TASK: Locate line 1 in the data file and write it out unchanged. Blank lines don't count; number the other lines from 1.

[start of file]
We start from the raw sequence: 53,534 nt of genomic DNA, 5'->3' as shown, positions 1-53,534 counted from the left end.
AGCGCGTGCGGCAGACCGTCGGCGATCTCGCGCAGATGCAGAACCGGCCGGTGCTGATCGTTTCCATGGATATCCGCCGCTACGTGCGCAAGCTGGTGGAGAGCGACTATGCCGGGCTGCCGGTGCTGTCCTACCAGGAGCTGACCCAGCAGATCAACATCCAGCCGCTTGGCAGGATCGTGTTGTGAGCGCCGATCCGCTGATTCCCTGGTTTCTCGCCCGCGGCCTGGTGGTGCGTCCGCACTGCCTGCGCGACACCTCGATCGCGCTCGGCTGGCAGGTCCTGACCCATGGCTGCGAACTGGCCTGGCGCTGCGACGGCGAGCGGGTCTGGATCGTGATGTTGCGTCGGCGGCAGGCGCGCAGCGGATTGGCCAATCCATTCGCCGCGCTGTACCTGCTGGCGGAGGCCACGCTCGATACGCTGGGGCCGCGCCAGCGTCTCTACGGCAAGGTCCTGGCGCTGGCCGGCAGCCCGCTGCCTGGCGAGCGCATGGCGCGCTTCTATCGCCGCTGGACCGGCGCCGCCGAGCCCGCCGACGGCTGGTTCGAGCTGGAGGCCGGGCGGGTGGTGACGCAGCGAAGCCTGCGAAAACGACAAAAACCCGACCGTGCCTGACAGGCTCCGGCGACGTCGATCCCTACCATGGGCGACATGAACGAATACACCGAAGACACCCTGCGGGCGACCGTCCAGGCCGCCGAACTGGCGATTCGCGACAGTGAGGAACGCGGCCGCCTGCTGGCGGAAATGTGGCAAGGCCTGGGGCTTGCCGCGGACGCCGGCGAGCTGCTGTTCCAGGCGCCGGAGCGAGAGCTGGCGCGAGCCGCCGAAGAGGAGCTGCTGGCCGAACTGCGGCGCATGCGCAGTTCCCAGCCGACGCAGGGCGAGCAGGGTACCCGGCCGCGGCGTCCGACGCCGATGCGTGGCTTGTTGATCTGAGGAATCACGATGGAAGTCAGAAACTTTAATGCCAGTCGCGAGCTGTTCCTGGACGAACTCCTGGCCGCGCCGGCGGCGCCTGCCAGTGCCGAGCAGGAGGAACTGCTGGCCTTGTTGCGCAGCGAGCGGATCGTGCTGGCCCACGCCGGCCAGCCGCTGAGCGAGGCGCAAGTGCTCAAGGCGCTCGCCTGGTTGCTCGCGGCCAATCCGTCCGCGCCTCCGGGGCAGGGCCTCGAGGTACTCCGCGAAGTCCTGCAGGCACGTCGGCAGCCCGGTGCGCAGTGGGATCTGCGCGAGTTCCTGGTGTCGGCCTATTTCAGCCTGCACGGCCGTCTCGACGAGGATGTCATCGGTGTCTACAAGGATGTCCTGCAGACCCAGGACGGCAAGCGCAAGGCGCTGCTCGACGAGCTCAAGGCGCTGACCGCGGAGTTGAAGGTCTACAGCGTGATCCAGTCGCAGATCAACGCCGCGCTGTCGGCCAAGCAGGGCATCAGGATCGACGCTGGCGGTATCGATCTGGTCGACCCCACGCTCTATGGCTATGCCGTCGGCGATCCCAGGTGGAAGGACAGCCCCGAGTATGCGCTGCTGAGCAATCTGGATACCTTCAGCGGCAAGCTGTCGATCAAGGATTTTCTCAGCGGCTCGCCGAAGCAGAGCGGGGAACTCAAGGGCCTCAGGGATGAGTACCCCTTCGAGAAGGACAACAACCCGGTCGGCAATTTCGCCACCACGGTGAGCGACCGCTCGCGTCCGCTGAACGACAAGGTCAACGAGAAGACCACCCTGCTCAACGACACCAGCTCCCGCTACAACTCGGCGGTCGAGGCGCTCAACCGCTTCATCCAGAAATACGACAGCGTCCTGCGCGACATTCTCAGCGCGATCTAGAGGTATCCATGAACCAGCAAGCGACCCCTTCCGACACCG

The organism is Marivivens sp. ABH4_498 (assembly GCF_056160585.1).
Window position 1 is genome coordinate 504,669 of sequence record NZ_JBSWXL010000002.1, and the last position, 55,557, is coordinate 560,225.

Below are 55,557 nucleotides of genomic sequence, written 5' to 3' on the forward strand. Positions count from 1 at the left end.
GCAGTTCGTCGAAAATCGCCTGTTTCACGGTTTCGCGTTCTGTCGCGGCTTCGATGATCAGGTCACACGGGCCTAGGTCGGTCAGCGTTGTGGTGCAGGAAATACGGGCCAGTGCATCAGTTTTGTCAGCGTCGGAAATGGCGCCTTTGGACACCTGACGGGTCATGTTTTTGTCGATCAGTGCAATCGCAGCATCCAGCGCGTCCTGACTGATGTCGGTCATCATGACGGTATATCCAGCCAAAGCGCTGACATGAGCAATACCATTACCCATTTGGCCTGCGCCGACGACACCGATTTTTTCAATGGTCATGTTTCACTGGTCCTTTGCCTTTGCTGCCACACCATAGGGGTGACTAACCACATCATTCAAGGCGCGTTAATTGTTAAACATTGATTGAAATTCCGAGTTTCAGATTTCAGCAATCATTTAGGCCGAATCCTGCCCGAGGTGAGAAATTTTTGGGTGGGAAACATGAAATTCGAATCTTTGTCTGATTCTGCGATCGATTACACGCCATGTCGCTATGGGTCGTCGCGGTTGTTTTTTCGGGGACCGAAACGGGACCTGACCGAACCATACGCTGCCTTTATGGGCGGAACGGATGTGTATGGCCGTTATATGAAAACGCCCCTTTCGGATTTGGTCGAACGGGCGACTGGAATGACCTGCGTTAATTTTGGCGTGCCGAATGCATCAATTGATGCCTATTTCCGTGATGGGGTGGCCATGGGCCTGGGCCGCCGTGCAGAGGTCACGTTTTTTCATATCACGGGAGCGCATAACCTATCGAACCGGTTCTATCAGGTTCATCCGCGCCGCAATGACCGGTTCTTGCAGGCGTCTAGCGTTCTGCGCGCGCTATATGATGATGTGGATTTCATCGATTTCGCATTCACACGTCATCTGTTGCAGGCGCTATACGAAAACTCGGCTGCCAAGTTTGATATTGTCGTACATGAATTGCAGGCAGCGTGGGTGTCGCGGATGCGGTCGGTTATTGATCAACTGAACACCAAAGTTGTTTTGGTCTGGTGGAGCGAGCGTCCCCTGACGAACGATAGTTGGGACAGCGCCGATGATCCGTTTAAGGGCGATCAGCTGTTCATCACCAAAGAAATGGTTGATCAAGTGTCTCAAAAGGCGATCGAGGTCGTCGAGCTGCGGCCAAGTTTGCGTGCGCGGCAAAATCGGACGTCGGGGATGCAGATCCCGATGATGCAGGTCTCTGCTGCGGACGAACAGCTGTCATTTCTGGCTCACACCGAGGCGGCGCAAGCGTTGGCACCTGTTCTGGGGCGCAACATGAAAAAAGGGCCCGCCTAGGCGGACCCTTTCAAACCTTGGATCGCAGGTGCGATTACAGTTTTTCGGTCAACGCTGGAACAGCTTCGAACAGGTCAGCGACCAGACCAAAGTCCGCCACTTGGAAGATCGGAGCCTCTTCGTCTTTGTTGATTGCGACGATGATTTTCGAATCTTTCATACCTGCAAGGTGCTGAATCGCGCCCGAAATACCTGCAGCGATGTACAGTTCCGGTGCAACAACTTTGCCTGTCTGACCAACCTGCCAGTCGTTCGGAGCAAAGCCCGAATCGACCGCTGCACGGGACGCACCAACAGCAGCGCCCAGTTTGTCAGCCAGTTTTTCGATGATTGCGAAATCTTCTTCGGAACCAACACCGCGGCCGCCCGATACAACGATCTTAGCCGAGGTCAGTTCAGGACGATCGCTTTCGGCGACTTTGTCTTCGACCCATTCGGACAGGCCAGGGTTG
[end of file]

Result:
We start from the raw sequence: 53,534 nt of genomic DNA, 5'->3' as shown, positions 1-53,534 counted from the left end.